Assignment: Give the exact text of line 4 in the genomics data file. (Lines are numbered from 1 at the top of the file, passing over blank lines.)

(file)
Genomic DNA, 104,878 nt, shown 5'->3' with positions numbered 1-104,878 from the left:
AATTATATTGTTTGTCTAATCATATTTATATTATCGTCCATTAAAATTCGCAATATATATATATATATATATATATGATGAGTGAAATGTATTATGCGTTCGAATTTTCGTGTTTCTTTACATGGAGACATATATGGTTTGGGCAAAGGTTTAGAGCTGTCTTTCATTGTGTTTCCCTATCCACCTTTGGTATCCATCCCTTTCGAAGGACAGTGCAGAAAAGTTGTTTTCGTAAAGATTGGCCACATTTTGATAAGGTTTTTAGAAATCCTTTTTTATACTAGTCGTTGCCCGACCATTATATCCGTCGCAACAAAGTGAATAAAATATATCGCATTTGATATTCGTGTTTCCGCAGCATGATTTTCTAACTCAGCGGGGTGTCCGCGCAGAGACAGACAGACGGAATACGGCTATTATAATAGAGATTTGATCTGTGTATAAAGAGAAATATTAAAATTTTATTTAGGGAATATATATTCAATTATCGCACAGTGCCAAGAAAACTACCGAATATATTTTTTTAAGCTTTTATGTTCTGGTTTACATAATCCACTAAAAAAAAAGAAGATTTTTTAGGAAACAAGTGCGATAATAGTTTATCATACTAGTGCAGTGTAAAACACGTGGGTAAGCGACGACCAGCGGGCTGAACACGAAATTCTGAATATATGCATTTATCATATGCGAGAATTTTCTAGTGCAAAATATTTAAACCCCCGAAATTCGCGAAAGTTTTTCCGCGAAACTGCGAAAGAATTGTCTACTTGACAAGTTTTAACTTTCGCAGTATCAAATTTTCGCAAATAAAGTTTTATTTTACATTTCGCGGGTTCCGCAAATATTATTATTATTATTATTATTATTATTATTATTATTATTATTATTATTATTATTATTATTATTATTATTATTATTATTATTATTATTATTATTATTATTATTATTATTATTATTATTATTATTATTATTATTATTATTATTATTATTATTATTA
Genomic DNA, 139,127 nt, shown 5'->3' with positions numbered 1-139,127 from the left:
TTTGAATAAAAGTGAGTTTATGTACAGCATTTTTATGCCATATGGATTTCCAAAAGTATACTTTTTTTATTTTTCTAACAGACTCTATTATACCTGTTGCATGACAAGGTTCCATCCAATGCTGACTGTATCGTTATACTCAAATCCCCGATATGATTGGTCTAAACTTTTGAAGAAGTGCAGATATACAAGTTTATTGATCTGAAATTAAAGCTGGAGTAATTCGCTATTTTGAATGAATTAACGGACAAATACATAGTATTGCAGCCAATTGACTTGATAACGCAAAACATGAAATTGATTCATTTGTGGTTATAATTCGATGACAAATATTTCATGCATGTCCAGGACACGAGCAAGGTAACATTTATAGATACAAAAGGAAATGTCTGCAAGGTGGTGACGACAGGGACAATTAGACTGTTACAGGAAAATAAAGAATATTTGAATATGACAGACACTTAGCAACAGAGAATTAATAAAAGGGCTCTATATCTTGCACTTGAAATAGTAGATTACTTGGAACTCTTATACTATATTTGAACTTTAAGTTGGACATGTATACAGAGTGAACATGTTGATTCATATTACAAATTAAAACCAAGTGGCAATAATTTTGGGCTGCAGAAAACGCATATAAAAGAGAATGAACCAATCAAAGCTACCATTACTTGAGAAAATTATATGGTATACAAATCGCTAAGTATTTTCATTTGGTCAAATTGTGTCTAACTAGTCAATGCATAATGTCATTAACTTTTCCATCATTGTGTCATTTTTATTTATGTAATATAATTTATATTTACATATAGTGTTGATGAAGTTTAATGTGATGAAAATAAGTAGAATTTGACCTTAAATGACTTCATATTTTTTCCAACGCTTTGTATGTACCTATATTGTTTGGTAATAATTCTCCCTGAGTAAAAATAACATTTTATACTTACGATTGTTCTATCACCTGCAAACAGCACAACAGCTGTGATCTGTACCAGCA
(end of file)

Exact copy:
TTTGAATAAAAGTGAGTTTATGTACAGCATTTTTATGCCATATGGATTTCCAAAAGTATACTTTTTTTATTTTTCTAACAGACTCTATTATACCTGTTGCATGACAAGGTTCCATCCAATGCTGACTGTATCGTTATACTCAAATCCCCGATATGATTGGTCTAAACTTTTGAAGAAGTGCAGATATACAAGTTTATTGATCTGAAATTAAAGCTGGAGTAATTCGCTATTTTGAATGAATTAACGGACAAATACATAGTATTGCAGCCAATTGACTTGATAACGCAAAACATGAAATTGATTCATTTGTGGTTATAATTCGATGACAAATATTTCATGCATGTCCAGGACACGAGCAAGGTAACATTTATAGATACAAAAGGAAATGTCTGCAAGGTGGTGACGACAGGGACAATTAGACTGTTACAGGAAAATAAAGAATATTTGAATATGACAGACACTTAGCAACAGAGAATTAATAAAAGGGCTCTATATCTTGCACTTGAAATAGTAGATTACTTGGAACTCTTATACTATATTTGAACTTTAAGTTGGACATGTATACAGAGTGAACATGTTGATTCATATTACAAATTAAAACCAAGTGGCAATAATTTTGGGCTGCAGAAAACGCATATAAAAGAGAATGAACCAATCAAAGCTACCATTACTTGAGAAAATTATATGGTATACAAATCGCTAAGTATTTTCATTTGGTCAAATTGTGTCTAACTAGTCAATGCATAATGTCATTAACTTTTCCATCATTGTGTCATTTTTATTTATGTAATATAATTTATATTTACATATAGTGTTGATGAAGTTTAATGTGATGAAAATAAGTAGAATTTGACCTTAAATGACTTCATATTTTTTCCAACGCTTTGTATGTACCTATATTGTTTGGTAATAATTCTCCCTGAGTAAAAATAACATTTTATACTTACGATTGTTCTATCACCTGCAAACAGCACAACAGCTGTGATCTGTACCAGCA